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BY MIKE AVITT
Thanks to Max Varner, son of Alvin Varner and grandson of O. C. Varner, for this week’s picture. The players are unidentified but, of course, that is coach Omer Clay “Pop” Varner in the back row on the right. And I believe the player in the front row on the far left is Corwin Bonebrake. I say that because Corwin appears as number 7 in a newspaper photo.
The Diagonal Maroons won the state basketball title in 1938 and I’ve written about that. There were many other successful seasons, so let’s look at some of those.
After the 1938 championship, the Diagonal boys returned to the state tournament in 1939. The Maroons beat Clinton and Hubbard to get to the semi-finals. On Saturday afternoon, in Des Moines, the Diagonal team scored a difficult victory over Mason City. That evening, Diagonal was beaten 25-20 by Creston. Diagonal missed back-to-back state titles by six points.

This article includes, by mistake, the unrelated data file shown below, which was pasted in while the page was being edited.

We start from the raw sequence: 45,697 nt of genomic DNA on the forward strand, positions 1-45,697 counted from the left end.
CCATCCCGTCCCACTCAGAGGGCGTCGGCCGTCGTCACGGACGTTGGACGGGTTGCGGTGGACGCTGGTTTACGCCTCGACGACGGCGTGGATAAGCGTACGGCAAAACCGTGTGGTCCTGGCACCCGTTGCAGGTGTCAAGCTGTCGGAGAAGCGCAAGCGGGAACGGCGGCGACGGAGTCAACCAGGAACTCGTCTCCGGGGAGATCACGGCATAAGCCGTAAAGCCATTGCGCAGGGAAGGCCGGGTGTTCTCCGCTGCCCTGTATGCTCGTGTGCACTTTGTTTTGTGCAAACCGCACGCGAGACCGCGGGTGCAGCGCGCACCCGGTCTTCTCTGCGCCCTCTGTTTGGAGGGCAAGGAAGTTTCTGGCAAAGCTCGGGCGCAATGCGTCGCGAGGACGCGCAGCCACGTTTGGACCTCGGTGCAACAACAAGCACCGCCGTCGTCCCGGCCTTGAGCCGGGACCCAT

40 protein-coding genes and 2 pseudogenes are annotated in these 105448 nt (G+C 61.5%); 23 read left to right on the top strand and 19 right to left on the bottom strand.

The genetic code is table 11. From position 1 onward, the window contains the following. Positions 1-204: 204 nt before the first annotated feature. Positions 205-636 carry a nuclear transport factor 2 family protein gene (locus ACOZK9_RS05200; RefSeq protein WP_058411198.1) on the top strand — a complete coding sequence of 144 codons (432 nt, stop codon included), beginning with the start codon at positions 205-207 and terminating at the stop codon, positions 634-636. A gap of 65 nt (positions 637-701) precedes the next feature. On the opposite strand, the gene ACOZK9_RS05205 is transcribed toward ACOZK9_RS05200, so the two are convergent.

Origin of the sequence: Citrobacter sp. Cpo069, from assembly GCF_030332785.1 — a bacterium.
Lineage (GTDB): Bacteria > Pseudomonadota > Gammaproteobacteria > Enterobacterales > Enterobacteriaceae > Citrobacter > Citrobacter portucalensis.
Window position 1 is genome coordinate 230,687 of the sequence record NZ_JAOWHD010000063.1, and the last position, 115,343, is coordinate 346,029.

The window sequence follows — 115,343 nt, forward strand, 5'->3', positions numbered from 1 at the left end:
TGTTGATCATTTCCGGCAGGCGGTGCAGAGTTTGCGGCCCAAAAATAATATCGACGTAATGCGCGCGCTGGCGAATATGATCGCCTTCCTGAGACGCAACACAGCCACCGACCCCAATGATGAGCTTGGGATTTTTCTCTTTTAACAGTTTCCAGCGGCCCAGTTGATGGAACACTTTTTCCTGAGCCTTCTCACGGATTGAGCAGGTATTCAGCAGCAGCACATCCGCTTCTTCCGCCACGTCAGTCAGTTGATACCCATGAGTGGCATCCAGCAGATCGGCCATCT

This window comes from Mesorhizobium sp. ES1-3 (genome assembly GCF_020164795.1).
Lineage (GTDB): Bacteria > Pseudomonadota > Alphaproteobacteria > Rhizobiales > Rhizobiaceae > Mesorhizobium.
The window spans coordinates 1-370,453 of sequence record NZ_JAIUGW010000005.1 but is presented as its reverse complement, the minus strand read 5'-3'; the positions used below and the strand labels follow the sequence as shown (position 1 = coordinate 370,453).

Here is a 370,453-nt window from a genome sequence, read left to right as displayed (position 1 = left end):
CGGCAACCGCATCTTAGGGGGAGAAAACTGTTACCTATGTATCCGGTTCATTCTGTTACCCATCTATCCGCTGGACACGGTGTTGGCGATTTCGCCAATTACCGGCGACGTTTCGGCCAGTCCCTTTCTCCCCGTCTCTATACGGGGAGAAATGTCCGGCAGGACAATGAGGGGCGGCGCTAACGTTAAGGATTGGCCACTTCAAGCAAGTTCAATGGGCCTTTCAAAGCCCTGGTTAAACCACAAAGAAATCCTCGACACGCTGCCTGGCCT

Another powerful team was the 1934-35 squad. Diagonal went into the state tournament with thirty victories, two losses, and two star players; Leroy McCreary and Corwin Bonebrake. The highlight was the defeat of Sioux City East by the Maroons. Sioux City was not only favored, they were the 1933-34 champs.
The skills and abilities of Bonebrake were noted in the big-city newspapers. The Des Moines Register named Corwin Bonebrake to the All-State First Team. Diagonal finished fourth in the 1935 tournament, so, that is three, top-four finishes in five years.
Bonebrake continued to be lauded in 1936. In January, Corwin was voted the second-best amateur athlete in Iowa for 1935, barely trailing University of Iowa football star, Ozzie Simmons.
Bonebrake collected 141,799 votes to 142,464 for Simmons. I don’t know who was eligible to vote or how the process functioned. Bonebrake went on to have a brilliant college career. Professional basketball did not exist in the 1930s.
Omer Clay “Pop” Varner coached at Delphos in the 1920s, at Diagonal from 1930 to 1946, and at Mount Ayr from 1946 to 1952. O. C. Varner suffered a stroke in 1952 and never coached again.